Technology

Research shows how to 'innoculate' readers from fake news

A new study finds that 'inoculation' messages can keep readers from accepting dubious claims. Will the media adopt this approach?

The Facebook logo is displayed on an iPad in Philadelphia. Facebook is taking new measures to curb the spread of fake news on its huge and influential social network, focusing on the 'worst of the worst' offenders and partnering with outside fact-checkers to sort honest news reports from made-up stories.
AP Photo/Matt Rourke/File
|
Caption

The old saying “forewarned is forearmed” applies to the fight against fake news.

Putting a short, contextualizing message before spurious news stories can keep readers from accepting their claims, according to a paper published Monday in the journal Global Challenges.

The paper’s authors – Anthony Leiserowitz and Seth Rosenthal at Yale University; Sander van der Linden at Churchill College, Cambridge, England; and Edward Maibach at George Mason University – wanted to investigate public understanding of the scientific consensus that humans are causing climate change.

To this end, they divided a national sample of the American public into six different groups. Several of them read the Oregon Petition, which claims to have received the signatures of more than 31,000 climate-skeptic scientists – and which Professor Leiserowitz calls a “classic piece of disinformation.” Some of its signatories include the long-deceased Charles Darwin and members of the Spice Girls.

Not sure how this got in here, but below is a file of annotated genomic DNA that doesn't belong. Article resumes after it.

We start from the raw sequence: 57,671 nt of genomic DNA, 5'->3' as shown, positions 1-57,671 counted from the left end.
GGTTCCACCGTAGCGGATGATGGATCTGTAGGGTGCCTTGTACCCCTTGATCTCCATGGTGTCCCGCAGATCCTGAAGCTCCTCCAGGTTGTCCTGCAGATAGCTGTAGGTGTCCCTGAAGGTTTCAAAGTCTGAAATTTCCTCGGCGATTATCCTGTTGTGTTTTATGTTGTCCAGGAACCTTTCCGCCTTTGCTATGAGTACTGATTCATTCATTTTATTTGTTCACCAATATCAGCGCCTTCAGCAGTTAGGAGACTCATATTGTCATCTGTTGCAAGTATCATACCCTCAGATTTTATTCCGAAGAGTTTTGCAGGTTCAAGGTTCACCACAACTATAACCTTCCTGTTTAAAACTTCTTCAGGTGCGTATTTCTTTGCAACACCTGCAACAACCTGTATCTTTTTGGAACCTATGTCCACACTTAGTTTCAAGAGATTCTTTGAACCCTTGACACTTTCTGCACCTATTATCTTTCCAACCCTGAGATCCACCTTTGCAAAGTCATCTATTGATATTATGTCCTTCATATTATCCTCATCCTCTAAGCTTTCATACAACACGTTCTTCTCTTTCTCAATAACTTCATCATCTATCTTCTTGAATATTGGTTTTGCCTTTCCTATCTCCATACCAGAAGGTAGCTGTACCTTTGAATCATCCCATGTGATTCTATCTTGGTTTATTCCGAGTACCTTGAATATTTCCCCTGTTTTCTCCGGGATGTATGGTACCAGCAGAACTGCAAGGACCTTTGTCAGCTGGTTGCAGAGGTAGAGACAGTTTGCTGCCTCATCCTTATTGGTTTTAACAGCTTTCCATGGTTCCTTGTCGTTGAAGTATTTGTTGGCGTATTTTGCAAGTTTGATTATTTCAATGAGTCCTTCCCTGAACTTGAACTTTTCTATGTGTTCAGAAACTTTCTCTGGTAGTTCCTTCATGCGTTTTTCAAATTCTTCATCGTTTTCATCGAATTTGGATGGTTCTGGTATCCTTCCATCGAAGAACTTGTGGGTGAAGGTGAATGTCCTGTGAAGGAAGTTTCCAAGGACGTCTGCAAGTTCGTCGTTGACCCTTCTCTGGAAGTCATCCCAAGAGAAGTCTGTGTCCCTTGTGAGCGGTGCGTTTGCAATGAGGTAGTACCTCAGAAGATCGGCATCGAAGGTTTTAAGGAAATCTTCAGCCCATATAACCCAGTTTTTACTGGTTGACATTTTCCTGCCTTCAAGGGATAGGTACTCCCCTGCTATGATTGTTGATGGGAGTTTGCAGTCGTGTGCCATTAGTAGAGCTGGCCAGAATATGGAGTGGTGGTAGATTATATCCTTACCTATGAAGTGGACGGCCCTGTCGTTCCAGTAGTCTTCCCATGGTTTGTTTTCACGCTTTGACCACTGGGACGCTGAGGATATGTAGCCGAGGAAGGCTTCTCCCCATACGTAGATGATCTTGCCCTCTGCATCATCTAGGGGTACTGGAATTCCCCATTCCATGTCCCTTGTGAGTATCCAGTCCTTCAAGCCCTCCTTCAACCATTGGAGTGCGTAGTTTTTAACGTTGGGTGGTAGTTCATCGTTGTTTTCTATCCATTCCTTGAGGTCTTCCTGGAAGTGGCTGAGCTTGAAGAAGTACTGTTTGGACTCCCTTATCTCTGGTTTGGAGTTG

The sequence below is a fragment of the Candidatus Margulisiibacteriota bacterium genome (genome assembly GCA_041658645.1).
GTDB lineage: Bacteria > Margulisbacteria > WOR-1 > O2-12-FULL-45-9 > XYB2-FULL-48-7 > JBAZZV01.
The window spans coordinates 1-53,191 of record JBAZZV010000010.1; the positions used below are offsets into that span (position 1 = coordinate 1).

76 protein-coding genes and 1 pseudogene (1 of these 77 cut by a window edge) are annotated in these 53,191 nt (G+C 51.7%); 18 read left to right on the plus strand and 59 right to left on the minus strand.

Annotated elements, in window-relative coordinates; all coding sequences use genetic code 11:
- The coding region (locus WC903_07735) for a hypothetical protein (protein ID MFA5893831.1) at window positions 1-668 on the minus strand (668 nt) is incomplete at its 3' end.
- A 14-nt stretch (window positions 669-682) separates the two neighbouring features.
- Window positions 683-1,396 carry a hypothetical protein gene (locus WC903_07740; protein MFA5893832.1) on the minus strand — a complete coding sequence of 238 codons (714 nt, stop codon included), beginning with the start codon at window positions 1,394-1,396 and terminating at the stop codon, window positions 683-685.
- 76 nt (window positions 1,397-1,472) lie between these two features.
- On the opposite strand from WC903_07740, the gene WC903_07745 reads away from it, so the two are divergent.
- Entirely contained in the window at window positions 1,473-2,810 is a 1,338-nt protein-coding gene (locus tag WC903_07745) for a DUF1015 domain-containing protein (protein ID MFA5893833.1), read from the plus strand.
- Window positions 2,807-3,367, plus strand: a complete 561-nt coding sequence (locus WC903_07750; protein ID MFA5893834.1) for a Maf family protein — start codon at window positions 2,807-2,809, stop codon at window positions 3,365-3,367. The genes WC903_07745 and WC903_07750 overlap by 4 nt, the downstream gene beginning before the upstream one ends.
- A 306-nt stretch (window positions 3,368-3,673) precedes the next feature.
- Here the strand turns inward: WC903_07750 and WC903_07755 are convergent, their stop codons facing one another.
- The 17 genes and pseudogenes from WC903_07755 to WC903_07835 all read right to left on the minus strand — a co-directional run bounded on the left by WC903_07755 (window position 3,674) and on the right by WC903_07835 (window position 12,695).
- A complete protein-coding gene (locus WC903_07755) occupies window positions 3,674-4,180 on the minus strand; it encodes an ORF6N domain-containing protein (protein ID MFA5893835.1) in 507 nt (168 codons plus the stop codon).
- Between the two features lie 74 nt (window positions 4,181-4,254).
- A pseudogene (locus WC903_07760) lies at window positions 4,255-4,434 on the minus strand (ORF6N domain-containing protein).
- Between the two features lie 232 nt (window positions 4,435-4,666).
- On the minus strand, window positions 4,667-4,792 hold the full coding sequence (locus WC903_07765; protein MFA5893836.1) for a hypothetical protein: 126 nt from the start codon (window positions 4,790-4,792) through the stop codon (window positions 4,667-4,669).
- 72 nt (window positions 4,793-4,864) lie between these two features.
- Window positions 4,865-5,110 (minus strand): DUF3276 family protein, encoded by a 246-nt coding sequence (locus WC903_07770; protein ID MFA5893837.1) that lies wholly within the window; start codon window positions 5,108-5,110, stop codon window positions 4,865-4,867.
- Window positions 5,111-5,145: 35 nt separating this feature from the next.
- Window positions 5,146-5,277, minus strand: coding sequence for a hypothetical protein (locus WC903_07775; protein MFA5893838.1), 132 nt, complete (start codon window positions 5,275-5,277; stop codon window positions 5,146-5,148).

With the help of social media, sketchy information like this often gets taken as fact, circulates freely, and causes widespread damage before it’s debunked. The researchers say they’ve found a solution, but it’s up to newsreaders and the media to adopt it.

“You can inoculate against the effects of fake news,” Leiserowitz, director of the Yale Program on Climate Change Communication, tells The Christian Science Monitor in a phone interview. He and his colleagues gave one group just the petition. Another group instead viewed a pie chart showing that, in reality, 97 percent of climate scientists agree that humans are driving climate change. A third group saw the pie chart, then read the bogus petition.

Two other groups read the petition after reading what Leiserowitz calls “inoculations:” warnings that politically motivated groups try to use misleading tactics to raise doubts among the public about the scientific consensus, along with specific warnings about the Oregon Petition, followed by the pie chart. ”If you can give people a little pre-awareness that what they are likely to hear is bogus, you can inoculate against disinformation,” he says.

The pie charts served that role. Leiserowitz explains that “when we give both messages” – the petition and the pie chart – “side-by-side, they basically cancel each other out,” and that perceptions of the “scientific consensus” did not change. But when readers read inoculation messages before the fake Oregon petition, their own estimate of the degree of scientific consensus still increased. The effect, the researchers noted, was similar “across political party affiliation.”